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Montejano / The Late 1960s

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Montejano: Come the following – after I graduate in September- at that time school started in September- I joined the Young Democrats with Rosie Castro. And I met Margret Castio and a lot of other people who remember me but I do not remember them. Arionus: Before we get there, did you ever discuss the books with the Sisters and what sort of things did you talk about? Montejano: Sister Margaret, yes. I told her that I thought it was surprising that a Catholic nun would give me a book about the Nation of Islam. I actually went looking for the Nation of Islam here in San Antonio. Because at that time, and I was and stupid. You know, I did not know. And I found them. They had their own little snack place or whatever they had- they use to make the zucchini bread and the carrot bread, all this nice bread. Because I wanted to join, I wanted to join the Nation of Islam because I wanted to know all about them. And I told her, you know. She said go for it. I think she knew that they were not going to let me in because I was not black, you know. But, I still went and I found them. Arionus: Where were they located? Montejano: They were on the Eastside on Houston. But you know, I could just take the bus straight down. I forget- if there are still there I do not know. I don’t think they are. I do know because I taught on the west side- in the east side for a number of years. There is a gentleman that still sells their little newsletter called The World or something like that. I use to give them quarters for the newspaper. Even now. I think the most recent was last year. Pretty incredible. Arionus: Can you tell me about- did you say you marched with the Lanier students? Montejano: I did not march. I helped and knew they were organizing to support. They ended up at the Guadalupe Community Center. They did not go to school. They were there and I interacted with them. Edgar Lozano is one of them. Gosh! Speedy was the other one. Roger. Arionus: Do you remember what their demands were? Montejano: Yes! They wanted to get access to higher education because they were all channeled into vocational schools. Which is what Edgewood was doing, which is what my parents did not want for us. The one thing I remember my mother saying, “Te puede qietar todo (?)” They cannot take your education from you and you are going to go to school. She worked as a seamstress at Weinsilver, they did piece work. Do you know what piece work is? Where they do the little tickets you know. And that’s how she got paid. She did not have sick leave. She did not have insurance. She did not have any benefits, what-so-ever. None. But, she did that so she could pay our tuition so we could go to Catholic school. Man, when I think about all she put up with. Years, I am talking about. She did not work when David was, until David went to school, I do not think. But I remember when she use to leave us behind and we would go crying like little babies. “Don’t leave us! Don’t leave us!” And she would drop us off at one of the neighbor’s house. She used to take care of us. Arionus: She must have been proud when David and you finished school? Montejano: Yeah, she really was. That is the one thing, she made my graduations- all of them. When I got my masters she was there. My father did not because he had passed away, but I am sure he would have been there too. That was something. Arionus: Tell me about the time you worked with Joe Bernal at Guadalupe Community Center. Montejano: I was an intern, he was with Mexican American- The Commission for Mexican American Affairs- because from Guadalupe we moved to a house on Buena Vista Street. And Joe was very involved in the Raza Unida Movement. Arionus: What year are we talking about? Montejano: Well, I want to say ’68-’69 all the way to the 70s. Joe still remembers me too. Arionus: So he was a state senator? Montejano: A former state senator, yeah. Co-author of the state’s first education- bilingual education bill. He is Dr. Bernal, now. He has been a doctor for a while. He will remember me, una chacha [laughs].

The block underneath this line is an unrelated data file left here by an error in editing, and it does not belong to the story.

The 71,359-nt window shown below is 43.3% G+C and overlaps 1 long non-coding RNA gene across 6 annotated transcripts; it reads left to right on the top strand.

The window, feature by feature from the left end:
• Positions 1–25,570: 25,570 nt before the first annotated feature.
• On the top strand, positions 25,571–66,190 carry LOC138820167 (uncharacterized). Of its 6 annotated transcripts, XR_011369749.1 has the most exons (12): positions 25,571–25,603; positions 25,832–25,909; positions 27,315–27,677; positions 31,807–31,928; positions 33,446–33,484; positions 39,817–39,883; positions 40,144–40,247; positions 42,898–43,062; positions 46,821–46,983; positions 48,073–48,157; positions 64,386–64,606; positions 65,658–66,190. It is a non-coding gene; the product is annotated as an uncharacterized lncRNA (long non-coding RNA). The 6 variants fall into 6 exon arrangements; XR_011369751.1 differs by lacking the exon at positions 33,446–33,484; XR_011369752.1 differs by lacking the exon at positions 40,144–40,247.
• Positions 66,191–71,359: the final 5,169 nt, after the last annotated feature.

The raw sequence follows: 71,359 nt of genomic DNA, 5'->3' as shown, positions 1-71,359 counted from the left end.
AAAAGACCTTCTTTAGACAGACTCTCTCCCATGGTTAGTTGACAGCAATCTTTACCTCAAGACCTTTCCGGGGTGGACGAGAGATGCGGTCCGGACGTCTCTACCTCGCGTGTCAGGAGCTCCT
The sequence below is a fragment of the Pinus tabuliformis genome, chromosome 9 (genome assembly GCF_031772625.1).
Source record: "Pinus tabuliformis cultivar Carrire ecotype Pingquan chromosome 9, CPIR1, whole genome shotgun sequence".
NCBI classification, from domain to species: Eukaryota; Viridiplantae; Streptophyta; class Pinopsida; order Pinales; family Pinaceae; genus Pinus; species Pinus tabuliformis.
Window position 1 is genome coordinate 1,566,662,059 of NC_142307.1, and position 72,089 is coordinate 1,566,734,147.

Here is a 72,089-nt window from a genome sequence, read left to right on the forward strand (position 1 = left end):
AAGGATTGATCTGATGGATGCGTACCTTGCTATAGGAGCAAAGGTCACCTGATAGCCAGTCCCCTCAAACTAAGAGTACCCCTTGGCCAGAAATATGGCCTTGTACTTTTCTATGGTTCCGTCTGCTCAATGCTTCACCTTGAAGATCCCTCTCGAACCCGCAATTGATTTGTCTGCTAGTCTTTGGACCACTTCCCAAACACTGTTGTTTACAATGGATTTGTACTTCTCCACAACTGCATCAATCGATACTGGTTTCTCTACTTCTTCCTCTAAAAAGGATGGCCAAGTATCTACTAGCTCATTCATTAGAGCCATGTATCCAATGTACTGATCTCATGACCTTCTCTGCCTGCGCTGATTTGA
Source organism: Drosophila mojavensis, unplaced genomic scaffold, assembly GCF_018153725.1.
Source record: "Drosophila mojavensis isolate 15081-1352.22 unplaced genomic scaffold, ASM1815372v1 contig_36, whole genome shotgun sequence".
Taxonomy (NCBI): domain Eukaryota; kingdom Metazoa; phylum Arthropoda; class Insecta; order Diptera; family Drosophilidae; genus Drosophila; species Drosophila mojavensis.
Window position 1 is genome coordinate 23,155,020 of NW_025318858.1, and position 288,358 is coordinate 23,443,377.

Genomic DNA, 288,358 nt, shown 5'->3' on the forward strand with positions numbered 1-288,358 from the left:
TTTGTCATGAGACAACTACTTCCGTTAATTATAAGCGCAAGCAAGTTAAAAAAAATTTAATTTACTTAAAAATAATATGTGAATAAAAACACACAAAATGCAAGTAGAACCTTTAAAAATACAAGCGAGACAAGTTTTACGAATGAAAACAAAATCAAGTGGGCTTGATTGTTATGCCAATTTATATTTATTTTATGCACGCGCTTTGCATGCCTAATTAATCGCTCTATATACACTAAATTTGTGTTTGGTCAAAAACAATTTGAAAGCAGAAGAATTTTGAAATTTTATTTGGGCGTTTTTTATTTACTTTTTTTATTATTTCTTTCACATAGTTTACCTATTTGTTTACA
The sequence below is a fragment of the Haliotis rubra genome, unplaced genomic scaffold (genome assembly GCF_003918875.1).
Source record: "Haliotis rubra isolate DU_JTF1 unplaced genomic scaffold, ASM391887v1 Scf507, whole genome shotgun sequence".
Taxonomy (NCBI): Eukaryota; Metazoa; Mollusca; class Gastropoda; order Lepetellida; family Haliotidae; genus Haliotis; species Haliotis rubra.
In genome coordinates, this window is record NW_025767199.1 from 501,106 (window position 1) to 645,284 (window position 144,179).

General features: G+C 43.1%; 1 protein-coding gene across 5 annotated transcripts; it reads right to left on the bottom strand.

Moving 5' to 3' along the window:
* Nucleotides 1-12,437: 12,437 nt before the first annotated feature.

Interview Interview with Diana Montejano
Subjects Family › Parenting
Work
Religion
Religion › Religious Denominations
Education
Education › Secondary Education
Education › Teachers and Administrators
Education › Private and Parochial Education
Electoral Politics › Democratic Party
Electoral Politics › Raza Unida Party
Law and Public Policy › Bilingual Education
Historic Periods › Late 1960s [Exact Date Unknown]
Historic Periods › 1970s [Exact Date Unknown]
Education › Quality of Instruction › Textbooks
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Interview date 2016-06-29
Interview source CRBB Summer 2016
Interviewees Montejano, Diana
Locations Houston, TX
San Antonio, TX
Duration 00:06:10
Citation "The Late 1960s ," from Diana Montejano oral history interview with ,  June 29, 2016, San Antonio, Civil Rights in Black and Brown Interview Database, https://crbb.tcu.edu/clips/4215/the-late-1960s, accessed November 17, 2019